All in all I suppose it was a fairly successful evening. However for Egg's sake I reckon that moving forward, it's probably best that the husband and I make like Victorian children of old: seen but not heard. Actually, not seen and not heard is probably better. It's only a matter of time before we justify driving our 'Kamper Van with a K' to a school function and mortify Egg for all eternity. I'm calling it now...

Sunday, 4 October 2015

"Having A Blonde Moment"

In my humble opinion it's never advisable as a woman, to make big decisions on the cusp of yet another birthday. Sometimes I suspect myself of doing things to myself, for no particular reason (the more extreme and random the better) just to wind myself up. Yesterday was the perfect example.

Lately at bedtime I've been watching 'Suits' on Netflix (very funny show due mostly to wise-cracking, handsome, arrogant, and supremely clever lead) in an effort to completely disengage from reality. 

For you see life continues to be a struggle with the double bonus of being both stressful and soul crushingly mundane. The house sale is dragging along to such an extent that any excitement I'd felt about moving has now dissolved into a distant cold ache. I feel like a kid contemplating next years Halloween costume the day after Halloween, who has just been told there is a strong chance the family might convert and become Amish in the meantime.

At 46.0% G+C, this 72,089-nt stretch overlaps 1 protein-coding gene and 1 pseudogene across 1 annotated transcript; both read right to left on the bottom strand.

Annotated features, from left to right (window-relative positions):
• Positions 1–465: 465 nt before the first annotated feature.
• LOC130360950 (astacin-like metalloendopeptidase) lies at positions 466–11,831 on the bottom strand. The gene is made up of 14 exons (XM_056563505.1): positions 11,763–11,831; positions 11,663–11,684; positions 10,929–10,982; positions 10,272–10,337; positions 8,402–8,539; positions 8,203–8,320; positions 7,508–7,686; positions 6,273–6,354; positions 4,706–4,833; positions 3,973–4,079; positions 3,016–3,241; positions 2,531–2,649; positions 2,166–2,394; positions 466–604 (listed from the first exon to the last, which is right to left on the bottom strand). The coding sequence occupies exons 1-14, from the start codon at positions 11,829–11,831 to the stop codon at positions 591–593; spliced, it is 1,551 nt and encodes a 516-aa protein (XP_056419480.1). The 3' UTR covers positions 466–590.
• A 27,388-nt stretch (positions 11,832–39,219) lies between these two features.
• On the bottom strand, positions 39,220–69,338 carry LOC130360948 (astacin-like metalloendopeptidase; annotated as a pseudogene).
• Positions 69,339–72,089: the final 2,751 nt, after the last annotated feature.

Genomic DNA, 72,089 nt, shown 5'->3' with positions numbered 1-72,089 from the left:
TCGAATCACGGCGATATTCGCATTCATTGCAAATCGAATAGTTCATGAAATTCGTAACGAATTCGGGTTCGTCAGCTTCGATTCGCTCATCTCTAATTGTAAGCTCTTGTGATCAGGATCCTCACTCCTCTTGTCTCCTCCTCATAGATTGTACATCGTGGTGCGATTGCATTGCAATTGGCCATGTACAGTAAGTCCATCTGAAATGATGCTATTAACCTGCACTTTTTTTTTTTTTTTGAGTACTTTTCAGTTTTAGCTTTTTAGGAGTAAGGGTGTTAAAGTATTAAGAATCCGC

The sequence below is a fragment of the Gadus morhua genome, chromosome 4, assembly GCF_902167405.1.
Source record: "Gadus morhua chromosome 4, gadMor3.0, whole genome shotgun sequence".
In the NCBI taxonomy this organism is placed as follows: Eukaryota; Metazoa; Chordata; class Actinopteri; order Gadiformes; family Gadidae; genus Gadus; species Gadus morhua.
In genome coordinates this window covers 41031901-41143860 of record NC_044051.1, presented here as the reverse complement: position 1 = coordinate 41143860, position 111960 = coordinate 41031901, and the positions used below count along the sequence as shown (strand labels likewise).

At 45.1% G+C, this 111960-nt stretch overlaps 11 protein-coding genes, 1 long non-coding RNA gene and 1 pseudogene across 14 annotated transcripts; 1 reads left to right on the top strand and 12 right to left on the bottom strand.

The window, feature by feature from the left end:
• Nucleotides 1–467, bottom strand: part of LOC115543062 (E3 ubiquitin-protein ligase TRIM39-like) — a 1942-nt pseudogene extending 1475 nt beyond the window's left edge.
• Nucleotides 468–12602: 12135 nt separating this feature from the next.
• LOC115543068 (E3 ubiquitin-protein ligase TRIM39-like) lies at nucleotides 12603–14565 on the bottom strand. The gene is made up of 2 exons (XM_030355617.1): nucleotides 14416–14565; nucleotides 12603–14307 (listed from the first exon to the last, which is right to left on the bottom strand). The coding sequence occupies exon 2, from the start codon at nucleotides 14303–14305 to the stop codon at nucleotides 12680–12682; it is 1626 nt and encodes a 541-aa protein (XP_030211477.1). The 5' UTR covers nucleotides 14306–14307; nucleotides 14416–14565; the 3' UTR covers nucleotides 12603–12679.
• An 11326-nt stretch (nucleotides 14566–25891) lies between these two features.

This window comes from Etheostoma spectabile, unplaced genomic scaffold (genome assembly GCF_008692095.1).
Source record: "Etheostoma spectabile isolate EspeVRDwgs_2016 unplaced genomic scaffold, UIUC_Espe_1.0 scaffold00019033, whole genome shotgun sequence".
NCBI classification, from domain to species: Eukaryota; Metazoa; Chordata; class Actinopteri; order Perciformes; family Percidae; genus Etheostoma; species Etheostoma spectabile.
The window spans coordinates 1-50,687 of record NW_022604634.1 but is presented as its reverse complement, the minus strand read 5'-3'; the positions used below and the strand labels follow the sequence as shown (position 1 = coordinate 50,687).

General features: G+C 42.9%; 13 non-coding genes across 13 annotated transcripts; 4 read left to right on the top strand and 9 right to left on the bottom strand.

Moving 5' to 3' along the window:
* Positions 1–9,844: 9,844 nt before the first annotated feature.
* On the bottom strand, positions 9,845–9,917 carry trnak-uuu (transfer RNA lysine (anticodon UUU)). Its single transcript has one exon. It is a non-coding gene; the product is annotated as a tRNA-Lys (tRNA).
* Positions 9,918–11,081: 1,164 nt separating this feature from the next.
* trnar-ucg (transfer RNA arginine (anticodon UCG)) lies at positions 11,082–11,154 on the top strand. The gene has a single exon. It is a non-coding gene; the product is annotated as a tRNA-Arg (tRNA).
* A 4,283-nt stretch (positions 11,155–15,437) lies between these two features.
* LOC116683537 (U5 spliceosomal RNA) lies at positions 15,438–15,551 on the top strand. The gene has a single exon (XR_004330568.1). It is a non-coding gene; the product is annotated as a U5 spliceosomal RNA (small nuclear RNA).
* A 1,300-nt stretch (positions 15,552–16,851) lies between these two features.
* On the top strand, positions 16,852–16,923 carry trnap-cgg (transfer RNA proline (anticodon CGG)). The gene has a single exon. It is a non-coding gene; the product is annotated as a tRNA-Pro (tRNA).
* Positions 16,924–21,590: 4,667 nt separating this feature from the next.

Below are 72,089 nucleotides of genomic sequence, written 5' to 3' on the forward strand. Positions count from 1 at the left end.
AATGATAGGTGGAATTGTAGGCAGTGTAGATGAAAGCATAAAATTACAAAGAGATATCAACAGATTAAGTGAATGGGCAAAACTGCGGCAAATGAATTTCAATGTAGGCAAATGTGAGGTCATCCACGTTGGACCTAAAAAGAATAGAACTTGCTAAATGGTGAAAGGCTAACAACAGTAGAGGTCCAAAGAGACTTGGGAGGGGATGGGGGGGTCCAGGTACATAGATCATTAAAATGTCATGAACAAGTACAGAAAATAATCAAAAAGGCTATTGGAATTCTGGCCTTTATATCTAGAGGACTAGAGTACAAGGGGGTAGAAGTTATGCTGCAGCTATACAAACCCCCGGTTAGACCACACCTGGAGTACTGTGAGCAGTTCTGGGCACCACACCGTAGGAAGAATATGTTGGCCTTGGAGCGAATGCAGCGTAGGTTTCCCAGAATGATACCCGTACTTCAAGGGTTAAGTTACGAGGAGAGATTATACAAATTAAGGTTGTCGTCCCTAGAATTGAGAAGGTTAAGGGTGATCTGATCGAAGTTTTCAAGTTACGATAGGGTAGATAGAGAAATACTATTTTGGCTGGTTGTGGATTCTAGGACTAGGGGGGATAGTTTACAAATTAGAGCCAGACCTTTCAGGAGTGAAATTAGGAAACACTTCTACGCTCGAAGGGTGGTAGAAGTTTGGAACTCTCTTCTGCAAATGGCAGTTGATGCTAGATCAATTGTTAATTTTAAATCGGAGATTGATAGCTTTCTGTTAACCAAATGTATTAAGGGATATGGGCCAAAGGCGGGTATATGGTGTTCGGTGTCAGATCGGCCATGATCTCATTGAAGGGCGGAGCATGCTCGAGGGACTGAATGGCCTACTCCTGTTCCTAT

To make matters worse, we are dealing with a freeholder who may or may not be a vengeful sociopath, and prays the sale will fall through so that he can offer up a paltry sum and take the flat off our hands for the cost of a Christmas Ocado order. (He also exhibits, in my opinion, all the behaviour of someone who is incredibly sexually frustrated, and due to his difficult nature and profoundly hairy back, I hold out little to no hope of that situation rectifying itself anytime soon.)

Anyway, I digress. The monsters are now producing so much laundry per day as to make two daily loads a necessity. Mostly I feel like a Cinderella who gets up hoping to go the damned ball every single bloody day, but doesn't stand a chance because it's laughable that she'll be able to complete her daily chores. And so I try (I really do try) to be as positive and good natured as one can be whilst sniff-testing other peoples dirty pants. I even on occasion even find myself humming along to fetching melodies with the in-house spiders and the odd blackbird - but to be frank, I am beginning to sink into the quagmire of the mediocre and mundane, and no amount of mimicking Mary P. is going to change that.